By Akane Otani
The yield on the benchmark 10-year U.S. Treasury note, which affects everything from mortgage rates to corporate loans, rose to new four-year highs Wednesday after consumer-price data showed inflation continuing to firm.
Increases in consumer prices in recent months have fed concerns among investors that long-dormant inflation could be accelerating. At the same time, some investors worry an expanding federal budget deficit could lead to an oversupply of bonds in the market.
That backdrop made Wednesday's data on consumer prices particularly important for traders, many of whom feared an unexpectedly strong reading that sent bond yields jumping could send global markets reeling again. Inflation poses a threat to bond prices because it chips away at the value of the securities' fixed payments.
In recent weeks, such fears caused investors to sell bonds, which led yields to rise, pressuring shares from New York to Tokyo.
"Much of the 2017 market environment rested on a number of assumptions which are now being repeatedly challenged -- in this case, the assumption that inflation was 'dead,'" said James Athey, senior investment manager at Aberdeen Standard Investments.
Yields rose early Wednesday after the Labor Department said its consumer-price index, a measure of what Americans pay for everything from theater tickets to breakfast cereal, rose 0.5% in January, while so-called core prices -- which exclude the volatile food and energy categories -- rose 0.3%.
Economists surveyed by The Wall Street Journal had expected CPI to rise by 0.4% and core prices to increase by 0.2%.
The stronger-than-expected pickup in prices sent bond yields to fresh multiyear highs, with the 10-year Treasury note climbing to 2.913%, the highest closing level since Jan. 9, 2014, compared with 2.837% Tuesday.
Yet the reaction in other markets was more sanguine, a contrast to two weeks ago, when a leap in bond yields sent asset prices around the world tumbling.
U.S. stocks bounced higher, further chipping away at the losses that had sent them into correction territory earlier this month. Meanwhile gold, which typically suffers when investors expect higher rates and inflation, notched its biggest one-day percentage gain since March.
The U.S. dollar, which tends to rise with inflation expectations, headed for its fourth consecutive decline, deepening its losses for the year.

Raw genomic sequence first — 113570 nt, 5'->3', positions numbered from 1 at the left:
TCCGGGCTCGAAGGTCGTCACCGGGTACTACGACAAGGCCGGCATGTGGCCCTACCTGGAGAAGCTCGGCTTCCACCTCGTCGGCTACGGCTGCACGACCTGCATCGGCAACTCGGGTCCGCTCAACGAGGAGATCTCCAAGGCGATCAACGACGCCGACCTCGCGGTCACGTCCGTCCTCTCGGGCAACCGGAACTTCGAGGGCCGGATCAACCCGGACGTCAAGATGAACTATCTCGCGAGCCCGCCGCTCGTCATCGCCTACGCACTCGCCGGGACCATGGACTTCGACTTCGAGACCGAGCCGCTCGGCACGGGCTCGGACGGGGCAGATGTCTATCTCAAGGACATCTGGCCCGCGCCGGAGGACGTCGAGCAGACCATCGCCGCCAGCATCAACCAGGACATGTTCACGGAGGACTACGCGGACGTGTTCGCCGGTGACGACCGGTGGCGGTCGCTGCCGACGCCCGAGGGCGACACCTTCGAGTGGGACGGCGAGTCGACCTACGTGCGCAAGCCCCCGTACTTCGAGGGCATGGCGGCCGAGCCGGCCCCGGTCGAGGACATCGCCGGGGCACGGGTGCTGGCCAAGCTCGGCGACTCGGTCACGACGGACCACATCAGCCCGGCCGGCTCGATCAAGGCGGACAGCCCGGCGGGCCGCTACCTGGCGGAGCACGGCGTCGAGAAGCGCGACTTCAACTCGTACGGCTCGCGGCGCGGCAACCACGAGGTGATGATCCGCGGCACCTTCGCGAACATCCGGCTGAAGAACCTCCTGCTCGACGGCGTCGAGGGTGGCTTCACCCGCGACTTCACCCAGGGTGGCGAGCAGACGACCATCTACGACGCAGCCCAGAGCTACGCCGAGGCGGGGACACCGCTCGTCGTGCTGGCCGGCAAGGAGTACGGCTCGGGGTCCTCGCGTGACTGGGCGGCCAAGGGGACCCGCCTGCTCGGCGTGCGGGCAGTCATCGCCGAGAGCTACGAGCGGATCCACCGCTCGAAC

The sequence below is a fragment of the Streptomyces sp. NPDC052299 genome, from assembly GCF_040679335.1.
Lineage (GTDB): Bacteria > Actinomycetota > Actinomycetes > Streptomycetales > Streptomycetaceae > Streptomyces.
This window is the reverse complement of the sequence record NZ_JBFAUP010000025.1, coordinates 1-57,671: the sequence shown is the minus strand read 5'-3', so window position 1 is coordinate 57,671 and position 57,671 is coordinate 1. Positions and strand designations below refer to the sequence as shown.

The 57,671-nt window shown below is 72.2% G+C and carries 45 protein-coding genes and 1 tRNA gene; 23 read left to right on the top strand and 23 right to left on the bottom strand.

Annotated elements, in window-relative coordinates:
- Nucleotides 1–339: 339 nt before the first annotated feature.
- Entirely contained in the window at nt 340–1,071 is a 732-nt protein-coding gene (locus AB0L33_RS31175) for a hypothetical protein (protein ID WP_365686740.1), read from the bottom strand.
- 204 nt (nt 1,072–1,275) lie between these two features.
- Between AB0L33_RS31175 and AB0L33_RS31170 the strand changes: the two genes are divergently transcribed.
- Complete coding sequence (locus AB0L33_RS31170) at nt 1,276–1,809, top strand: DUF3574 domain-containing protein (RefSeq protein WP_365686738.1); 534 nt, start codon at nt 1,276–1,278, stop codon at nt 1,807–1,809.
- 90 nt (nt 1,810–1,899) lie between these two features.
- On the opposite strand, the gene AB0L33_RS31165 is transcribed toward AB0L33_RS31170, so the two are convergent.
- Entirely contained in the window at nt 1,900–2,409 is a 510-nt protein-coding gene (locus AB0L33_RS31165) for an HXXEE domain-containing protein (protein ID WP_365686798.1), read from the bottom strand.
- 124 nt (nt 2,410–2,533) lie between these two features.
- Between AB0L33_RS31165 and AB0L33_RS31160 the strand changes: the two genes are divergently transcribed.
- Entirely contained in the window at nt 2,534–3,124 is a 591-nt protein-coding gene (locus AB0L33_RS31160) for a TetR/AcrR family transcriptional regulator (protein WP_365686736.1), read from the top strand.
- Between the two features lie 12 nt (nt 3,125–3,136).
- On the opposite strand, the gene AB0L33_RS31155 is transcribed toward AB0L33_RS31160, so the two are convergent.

However, the extra yield investors demand for holding junk-rated debt remains near multiyear lows, even after ticking higher lately.
Some analysts said the relative calm in other markets partly reflected skepticism about whether January's figures pointed to longer-term pickup in inflation, as opposed to transitory gains in prices. For instance, apparel prices rose at the fastest pace since 1990 in January, which some analysts blamed on cold weather across the U.S., while gasoline prices -- which have since retreated from earlier highs -- also helped drive inflation higher.
"We're not talking about runaway inflation," said Putri Pascualy, portfolio manager and senior credit strategist at Pacific Alternative Asset Management Co. Rather, investors are seeing the latest tick-up in prices as having come from "a context where inflation was nonexistent."
The Federal Reserve's preferred measure of inflation, the price index for personal-consumption expenditures, has largely undershot the central bank's 2% target, suggesting there is still room for prices to rise.
Some investors also said the relatively gradual pace of bond yield increases in recent sessions appeared to be keeping pressure off other markets. The yield on the 10-year note, for instance, posted a bigger one-day move on Feb. 7, a day before U.S. stocks fell into correction territory.
Treasury yields have yet to reach levels that many say could mark the start of a more severe bond selloff. Many investors and analysts have said a yield of 3% or higher on the 10-year Treasury would mark the point at which bonds could pose a threat to stocks. For years, those have looked attractive to yield-seeking investors because of ultralow interest rates around the world.
The last time the yield on the 10-year note closed above the 3% level was the end of 2013.
Still, others remain concerned that a faster-than-expected pickup in prices could hurt bonds by pushing the Federal Reserve to pick up its pace of interest-rate increases.
After the Labor Department's report, federal-funds futures, used by traders to place bets on the course of interest rates, showed a slightly higher chance of the Fed accelerating its pace of rate increases in 2018. The market is now pricing in a roughly 26% chance of at least four interest-rate increases by year-end, according to data from CME Group, compared with 17% one day ago.
That put pressure on bonds carrying shorter maturities, sending yields higher.
The yield on the two-year Treasury note, which tends to be highly sensitive to the path of the Federal Reserve's interest rates, jumped Wednesday to 2.173%, compared with 2.104% Tuesday, settling at the highest level since Sept. 12, 2008.
Meanwhile, the yield on the five-year Treasury note, rose to 2.640%, its highest close since April 6, 2010.
--Daniel Kruger contributed to this article
Write to Akane Otani at firstname.lastname@example.org
(END) Dow Jones Newswires
February 14, 2018 17:15 ET (22:15 GMT)
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